Simply put, this show was completely incredible. The Bottom Lounge is a great venue, and the four bands that played there Saturday night put on a kick ass, tons of fun punk show.
First up were the Matics. I had never heard of these guys coming in, but they were a pleasant surprise. Their music was a little more grungy than the other bands. They seemed to be having lots of fun, and gave away CDs in between songs. I couldn't tell you a single song title, but I can tell you they had some good ones and had me bobbing my head.
Next up were the Copyrights. Holy shit! In the words of Jeff Spicoli, these guys were Awesome! Totally Awesome! They play a style that is very similar to the Riverdales / Screeching Weasel / the Queers. The live show they put on was incredibly tight. They must have blasted through about 12 songs in 25 minutes, with killer back up vocals, catchy ass songs, and just a straight up no bullshit good time vibe. Check these fellas out if you get the chance, because they won't let you down.
Some band called the Larry Armstrongs was up next. For all the poor souls who wondered who the Larry Armstrongs were, this was a "secret" show by the Lawrence Arms. The only reason I figured this out was by running into them the previous week and hearing about this "secret" show. They also promised to be playing mostly new songs from their upcoming album, which they are currently working on.
Holy Christ. This had me excited all week, and the Lawrence Arms further proved why I think they are one of the most phenomenal bands in the scene today. They came out and blasted into "Necrotism," their contribution to the Rock Against Bush comp. That tune was followed by a wicked version of "Turnstiles." Brendan wasn't as mobile as he usually is due to his recent knee surgery, but they ripped shit up regardless. From there it was onto the new stuff, though I was having too good of a time to really pay attention to song titles. They did play one called "Cut It Up." But I can tell you that the new stuff is out of this world. It is amazing how the Lawrence Arms put out killer albums, and continue to keep topping themselves. I promise you their new album will destroy anything else in 2006. They haven't gotten experimental or changed anything too drastically. The new stuff sounds just like the Lawrence Arms should, and it's insanely good. They did take requests for one song and played "On With The Show." They closed with "Northside, The L&L, And Any Number Of Crappy Apartments." This performance was a treat for any TLA fans who were able to attend.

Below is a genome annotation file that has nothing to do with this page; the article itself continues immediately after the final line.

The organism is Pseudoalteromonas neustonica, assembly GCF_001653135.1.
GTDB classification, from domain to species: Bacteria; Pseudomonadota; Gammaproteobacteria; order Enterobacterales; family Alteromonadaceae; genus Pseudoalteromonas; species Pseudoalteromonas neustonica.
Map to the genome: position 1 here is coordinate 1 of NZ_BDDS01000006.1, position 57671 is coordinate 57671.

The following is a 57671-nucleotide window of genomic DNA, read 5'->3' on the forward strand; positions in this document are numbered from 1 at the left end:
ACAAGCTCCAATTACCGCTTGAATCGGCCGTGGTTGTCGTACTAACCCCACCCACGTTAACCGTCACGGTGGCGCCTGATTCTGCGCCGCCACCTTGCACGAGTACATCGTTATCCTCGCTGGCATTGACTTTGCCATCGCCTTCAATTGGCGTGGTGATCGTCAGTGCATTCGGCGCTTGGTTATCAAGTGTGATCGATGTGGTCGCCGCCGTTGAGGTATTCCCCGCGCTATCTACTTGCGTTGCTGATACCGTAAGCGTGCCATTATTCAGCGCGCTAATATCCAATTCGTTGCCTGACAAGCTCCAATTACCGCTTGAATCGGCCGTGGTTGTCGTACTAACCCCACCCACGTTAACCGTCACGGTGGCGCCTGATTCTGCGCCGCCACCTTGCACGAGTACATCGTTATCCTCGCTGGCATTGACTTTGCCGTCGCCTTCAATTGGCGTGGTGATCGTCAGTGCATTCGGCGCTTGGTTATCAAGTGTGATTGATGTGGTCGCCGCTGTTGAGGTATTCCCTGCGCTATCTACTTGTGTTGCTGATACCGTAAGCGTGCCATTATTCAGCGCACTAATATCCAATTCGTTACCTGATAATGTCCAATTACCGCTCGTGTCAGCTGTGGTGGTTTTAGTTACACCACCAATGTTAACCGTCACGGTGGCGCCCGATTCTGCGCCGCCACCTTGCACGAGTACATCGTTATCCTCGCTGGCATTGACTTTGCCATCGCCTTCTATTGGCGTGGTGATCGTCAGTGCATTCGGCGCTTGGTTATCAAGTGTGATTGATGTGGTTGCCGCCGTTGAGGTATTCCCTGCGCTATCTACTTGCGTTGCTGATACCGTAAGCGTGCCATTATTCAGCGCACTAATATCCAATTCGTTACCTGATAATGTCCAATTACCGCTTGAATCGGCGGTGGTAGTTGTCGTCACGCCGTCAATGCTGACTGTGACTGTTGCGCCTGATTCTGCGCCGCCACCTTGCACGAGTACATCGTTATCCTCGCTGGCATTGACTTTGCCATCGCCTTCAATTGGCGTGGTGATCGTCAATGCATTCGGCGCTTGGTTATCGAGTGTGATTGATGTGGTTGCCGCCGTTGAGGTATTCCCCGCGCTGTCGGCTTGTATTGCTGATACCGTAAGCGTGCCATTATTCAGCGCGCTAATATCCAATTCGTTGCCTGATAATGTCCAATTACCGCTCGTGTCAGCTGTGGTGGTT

Just when you think it couldn't get any better...the Methadones take the stage! Man, these guys are so underrated. It was great to see them headlining and playing to a good hometown audience who really appreciates them. I believe they opened with "Say Goodbye To Your Generation." The rock continued non-stop from there. Their set focused mostly off tracks from their excellent, newest record Not Economically Viable. Highlights of the set included "TV World," "Mess We Made," "Bored Of Television," "Transistor Radio," and "Suddenly Cool." The hometown crowd ate it up and was singing along and jumping all over the place.
However, it was two non-Methadones songs that really got me and the rest of the crowd hopped up. During the middle of the set they busted out the Sludgeworth classic "Someday." Holy Schnikes did that bring the place down. Brendan from TLA came out to sing backup vocals, and all the kids in the place were singing the "whoa-ohs." It was one of the greatest single song performances I've ever seen. Not only that, but later in the set they cranked out "Make Way," which is originally by one of Schaefer's old bands the Riverdales. Those covers proved that Dan Schaefer is a brilliant man and a legend in the Chicago scene. He loves what he does and he does it better than almost anyone. The Methadones played with energy and passion and had the whole place rockin' and rolling.
Overall, it was definitely one of the best shows I've ever seen. It was such a blast with everyone singing along and enjoying themselves. I wish people from outside of Chicago could have been there, because it was truly a great evening, at a great venue in a great city with some of Chicago's finest.